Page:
Welcome to this week’s editorial,
An interesting week for those who tuned in to watch celebrity chef Colin Fassnidge’s TV show, Kitchen Nightmare, that saw him engage with a local Batemans Bay restaurant and basically dissect it to reveal the underbelly and the failures of its operation. With some promoting the show with the question “Can COLIN FASSNIDGE defrost Batemans Bay Frozen Seafood Restaurant?” it was bound to gain the attention of Batemans Bay locals, and they tuned in in droves as was evident by the chatter on social media the following day. In the end, following some serious truth-telling, it appears that there may be hope for the restaurant in question, if only the indignant owner accepts what was said, addresses his failures, and pays more respect to his staff and patrons.
The general line of the Kitchen Nightmare program was that the local restaurant owner, by his own admission, thought that by appearing on Colin’s program, he might gain free publicity. Little did he realise that Colin would come in and reveal, not only to the staff, but to the chef and the clientele, that the seafood was in fact frozen rather than fresh and that it came from Vietnam and Brazil, whilst being suggested as fresh, and therefore local. The bottom line was that by using imported frozen product it reduced costs and maximised profits.
The Kitchen Nightmare program went behind the scenes where we discovered that the chef wasn’t on a full time salary, had little if any control of the menu and was in line to lose his job once an alternate chef could be found. The potential of termination for the chef, like many other under-employed workers across the region, clearly posed an imbalance in the working relationship. It was evident that there was a clear divide between management and staff, there was a power difference, and that things weren’t good, but when asked if everything was OK the owner said it was all fine and that everyone was happy, as did the staff, as they warily looked over their shoulders.
When the owner was confronted by Colin that things were not rosy at all and that the menu was bland, overpriced and in need of change the response was that it was all OK, no-one had complained, and therefore there was no need to make any changes. This presented a crossroads to Colin Fassnidge.
It was clear that the owner was failing to take responsibility of his poor management and his failure to listen and to respect both his staff and his patrons. And it seemed that he was not receptive to being told otherwise. The intent to use the program to tell the world how good he was was in fact seriously backfiring.
Kitchen Nightmare had two options. To walk away, or to turn it around. Colin chose to stay and support the staff and most importantly the chef. Hopefully the resolutions made by the owner as a result of the new menu and the salaried employment of the now empowered chef will remain in place. Time will tell.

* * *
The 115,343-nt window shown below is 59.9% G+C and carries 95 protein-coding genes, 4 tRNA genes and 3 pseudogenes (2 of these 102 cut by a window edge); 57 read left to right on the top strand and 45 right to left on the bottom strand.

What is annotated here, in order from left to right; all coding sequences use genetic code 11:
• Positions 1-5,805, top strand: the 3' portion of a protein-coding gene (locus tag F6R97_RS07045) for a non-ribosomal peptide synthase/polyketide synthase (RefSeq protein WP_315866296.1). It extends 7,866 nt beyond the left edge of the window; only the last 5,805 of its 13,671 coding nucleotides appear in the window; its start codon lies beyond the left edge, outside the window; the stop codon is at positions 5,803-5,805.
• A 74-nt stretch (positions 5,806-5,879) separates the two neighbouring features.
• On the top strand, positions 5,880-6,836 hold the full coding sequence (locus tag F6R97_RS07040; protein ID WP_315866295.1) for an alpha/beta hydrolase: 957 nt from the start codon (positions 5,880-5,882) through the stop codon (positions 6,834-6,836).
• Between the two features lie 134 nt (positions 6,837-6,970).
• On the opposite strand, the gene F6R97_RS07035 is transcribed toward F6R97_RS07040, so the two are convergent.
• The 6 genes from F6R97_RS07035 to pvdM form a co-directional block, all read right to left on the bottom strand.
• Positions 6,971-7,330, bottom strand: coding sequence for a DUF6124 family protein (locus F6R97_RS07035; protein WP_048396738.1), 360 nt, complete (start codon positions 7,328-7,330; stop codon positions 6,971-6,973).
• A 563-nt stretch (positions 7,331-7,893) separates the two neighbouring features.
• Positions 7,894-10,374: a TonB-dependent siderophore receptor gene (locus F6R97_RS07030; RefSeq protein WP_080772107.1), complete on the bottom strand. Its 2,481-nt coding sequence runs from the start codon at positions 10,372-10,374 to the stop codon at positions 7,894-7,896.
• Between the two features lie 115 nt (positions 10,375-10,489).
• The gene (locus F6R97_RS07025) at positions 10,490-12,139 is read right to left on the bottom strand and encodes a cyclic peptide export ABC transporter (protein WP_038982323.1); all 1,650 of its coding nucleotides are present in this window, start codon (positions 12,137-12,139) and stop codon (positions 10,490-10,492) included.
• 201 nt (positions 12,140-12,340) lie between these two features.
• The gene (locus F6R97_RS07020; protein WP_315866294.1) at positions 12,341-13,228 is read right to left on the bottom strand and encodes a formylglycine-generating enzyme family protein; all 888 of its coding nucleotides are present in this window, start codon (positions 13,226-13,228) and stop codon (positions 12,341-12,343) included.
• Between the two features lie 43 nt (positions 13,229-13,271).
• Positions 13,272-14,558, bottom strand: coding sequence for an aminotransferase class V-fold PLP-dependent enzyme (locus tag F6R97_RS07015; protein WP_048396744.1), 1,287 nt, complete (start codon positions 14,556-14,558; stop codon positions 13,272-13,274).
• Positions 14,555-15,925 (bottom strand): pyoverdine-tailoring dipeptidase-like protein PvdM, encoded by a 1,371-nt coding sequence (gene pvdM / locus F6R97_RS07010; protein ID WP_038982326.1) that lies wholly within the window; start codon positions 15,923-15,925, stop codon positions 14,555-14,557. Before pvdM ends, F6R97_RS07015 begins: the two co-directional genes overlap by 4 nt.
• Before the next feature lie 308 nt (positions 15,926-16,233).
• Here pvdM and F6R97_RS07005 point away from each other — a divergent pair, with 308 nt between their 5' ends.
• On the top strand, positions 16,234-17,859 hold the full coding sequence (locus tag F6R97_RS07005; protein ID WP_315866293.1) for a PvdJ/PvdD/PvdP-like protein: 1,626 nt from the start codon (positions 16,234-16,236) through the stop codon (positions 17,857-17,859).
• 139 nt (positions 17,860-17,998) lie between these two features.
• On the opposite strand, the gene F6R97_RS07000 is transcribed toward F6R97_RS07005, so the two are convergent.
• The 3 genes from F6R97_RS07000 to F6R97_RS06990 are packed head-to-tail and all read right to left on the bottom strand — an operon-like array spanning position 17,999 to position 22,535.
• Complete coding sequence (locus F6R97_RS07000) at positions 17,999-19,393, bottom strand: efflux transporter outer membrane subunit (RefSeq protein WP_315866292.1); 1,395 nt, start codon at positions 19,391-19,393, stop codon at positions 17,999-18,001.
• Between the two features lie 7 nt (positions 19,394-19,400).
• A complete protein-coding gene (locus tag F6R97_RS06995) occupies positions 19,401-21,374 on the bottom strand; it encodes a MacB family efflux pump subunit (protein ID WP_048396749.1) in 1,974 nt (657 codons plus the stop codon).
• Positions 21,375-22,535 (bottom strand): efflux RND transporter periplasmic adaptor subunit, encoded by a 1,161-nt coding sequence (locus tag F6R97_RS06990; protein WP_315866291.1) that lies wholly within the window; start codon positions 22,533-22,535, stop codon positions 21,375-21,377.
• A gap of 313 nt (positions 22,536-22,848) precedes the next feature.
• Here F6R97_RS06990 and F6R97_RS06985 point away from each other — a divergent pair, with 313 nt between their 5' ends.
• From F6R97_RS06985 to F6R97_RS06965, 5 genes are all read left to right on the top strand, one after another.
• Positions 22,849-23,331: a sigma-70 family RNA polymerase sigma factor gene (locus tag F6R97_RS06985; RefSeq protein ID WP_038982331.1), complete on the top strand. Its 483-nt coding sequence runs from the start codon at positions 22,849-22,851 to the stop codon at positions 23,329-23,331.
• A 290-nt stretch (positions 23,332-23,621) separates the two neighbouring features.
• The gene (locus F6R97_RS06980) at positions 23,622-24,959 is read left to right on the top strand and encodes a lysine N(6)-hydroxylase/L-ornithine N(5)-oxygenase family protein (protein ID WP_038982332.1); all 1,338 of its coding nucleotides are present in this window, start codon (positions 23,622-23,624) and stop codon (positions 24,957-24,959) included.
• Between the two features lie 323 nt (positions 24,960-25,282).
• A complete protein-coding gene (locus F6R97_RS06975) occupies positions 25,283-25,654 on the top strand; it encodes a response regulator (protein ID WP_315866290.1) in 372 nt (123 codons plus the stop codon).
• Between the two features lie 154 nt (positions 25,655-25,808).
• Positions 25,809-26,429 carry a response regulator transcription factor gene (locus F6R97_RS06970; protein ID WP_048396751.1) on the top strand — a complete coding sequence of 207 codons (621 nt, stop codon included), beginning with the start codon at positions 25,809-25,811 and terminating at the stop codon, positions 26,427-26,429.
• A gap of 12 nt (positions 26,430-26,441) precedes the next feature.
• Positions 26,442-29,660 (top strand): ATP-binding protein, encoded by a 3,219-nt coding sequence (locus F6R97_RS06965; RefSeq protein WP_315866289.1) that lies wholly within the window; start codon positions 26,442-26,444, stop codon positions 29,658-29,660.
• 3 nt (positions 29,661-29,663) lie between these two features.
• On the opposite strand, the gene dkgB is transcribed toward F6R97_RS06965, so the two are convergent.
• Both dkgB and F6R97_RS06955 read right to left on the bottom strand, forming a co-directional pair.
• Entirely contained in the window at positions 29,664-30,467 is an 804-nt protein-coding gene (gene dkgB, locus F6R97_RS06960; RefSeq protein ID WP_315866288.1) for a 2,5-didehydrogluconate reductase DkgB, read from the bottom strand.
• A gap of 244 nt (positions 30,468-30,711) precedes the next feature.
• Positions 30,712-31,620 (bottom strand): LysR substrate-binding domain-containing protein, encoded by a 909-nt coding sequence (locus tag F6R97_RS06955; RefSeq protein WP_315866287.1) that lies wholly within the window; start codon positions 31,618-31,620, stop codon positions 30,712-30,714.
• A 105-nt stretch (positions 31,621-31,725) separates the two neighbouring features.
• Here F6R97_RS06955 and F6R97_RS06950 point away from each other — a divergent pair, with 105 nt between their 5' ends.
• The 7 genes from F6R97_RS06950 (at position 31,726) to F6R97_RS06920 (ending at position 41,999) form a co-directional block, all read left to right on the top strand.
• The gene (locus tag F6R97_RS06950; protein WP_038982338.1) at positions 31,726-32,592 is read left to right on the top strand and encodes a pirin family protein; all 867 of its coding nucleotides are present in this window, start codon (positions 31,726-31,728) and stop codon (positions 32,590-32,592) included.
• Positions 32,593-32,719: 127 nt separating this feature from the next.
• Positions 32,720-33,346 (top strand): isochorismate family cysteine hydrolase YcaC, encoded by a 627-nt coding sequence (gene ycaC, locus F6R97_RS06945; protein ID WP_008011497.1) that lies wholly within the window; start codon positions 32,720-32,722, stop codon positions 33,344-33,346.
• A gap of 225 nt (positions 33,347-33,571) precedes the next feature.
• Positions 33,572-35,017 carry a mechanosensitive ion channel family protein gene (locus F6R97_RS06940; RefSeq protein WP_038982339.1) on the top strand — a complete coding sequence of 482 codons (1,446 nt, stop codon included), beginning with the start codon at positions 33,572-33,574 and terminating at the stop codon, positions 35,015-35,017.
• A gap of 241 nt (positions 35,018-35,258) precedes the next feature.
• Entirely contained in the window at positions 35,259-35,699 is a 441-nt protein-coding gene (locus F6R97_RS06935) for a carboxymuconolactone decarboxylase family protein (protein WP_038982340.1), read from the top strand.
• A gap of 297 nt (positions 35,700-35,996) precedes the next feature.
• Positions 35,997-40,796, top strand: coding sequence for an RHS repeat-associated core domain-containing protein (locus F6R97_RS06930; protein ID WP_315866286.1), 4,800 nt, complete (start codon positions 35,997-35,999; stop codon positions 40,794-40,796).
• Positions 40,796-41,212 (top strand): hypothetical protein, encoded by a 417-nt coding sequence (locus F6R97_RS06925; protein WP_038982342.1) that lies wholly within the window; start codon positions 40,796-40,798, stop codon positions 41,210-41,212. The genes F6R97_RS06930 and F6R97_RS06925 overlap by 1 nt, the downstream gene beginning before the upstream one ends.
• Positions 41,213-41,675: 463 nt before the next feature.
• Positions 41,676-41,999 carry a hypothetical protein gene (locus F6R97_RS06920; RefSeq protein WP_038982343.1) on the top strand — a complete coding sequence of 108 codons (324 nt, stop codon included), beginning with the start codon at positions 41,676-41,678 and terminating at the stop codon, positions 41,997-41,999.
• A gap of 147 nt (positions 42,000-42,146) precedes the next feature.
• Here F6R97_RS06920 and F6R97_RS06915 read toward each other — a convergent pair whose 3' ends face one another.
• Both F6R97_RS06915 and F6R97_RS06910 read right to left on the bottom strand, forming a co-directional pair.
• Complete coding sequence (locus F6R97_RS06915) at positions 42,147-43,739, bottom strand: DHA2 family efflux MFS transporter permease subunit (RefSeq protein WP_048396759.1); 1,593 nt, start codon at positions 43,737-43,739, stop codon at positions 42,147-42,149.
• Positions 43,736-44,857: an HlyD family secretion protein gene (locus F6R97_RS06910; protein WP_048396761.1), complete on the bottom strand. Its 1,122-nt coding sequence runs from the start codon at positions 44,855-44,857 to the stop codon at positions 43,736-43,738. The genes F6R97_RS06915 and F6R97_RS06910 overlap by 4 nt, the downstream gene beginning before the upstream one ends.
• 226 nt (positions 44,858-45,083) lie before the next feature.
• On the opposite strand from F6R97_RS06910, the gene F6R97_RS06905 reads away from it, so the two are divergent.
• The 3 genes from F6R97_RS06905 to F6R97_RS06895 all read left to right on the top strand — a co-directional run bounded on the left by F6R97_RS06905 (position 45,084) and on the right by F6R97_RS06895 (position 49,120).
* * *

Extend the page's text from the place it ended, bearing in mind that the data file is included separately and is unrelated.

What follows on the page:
This coming week will see a new General Manager arrive at Eurobodalla Council. It is hoped that he might be a ‘Colin Fassnidge’ and conduct his own investigations of what many know of as a Kitchen Nightmare.
Much like the owner of the restaurant there are those in Council who will declare that everything is rosy and there is nothing to change. They will say that the staff are happy and content, well respected and resourced and that there is nothing that should be changed as there is nothing broken.
But much like a poor restaurant where feedback and complaint is ignored, the Council’s equivalent of the owner has seen complaint basically ignored, as too the festering toxicity that has developed over recent years.
While there have been some changes, along with a new term of Council who have their eyes and ears open, there remains the remnants of the resistance by a small, but influential few, to recognise that the time has come to face the truth and either adapt or leave. Hopefully the new General Manager, along with a new term of councillors will bring a turn around that will see us have a council we can once again trust and be proud of, that engages and truly serves the community instead of delivering the blinkered unquestionable “my way or the highway” authoritarian approach it offers without apology’.
There is an opportunity now to restore trust, pay overdue respect to hard working council employees to afraid to make comment, and to deliver a better outcome for the community. Most importantly, there is an opportunity to finally rid out selves of the toxicity that still lingers, and to make the changes we need, and deserve.
Above: "Be sure to look under the carpets. And look carefully at the cracks because that is where the light gets in".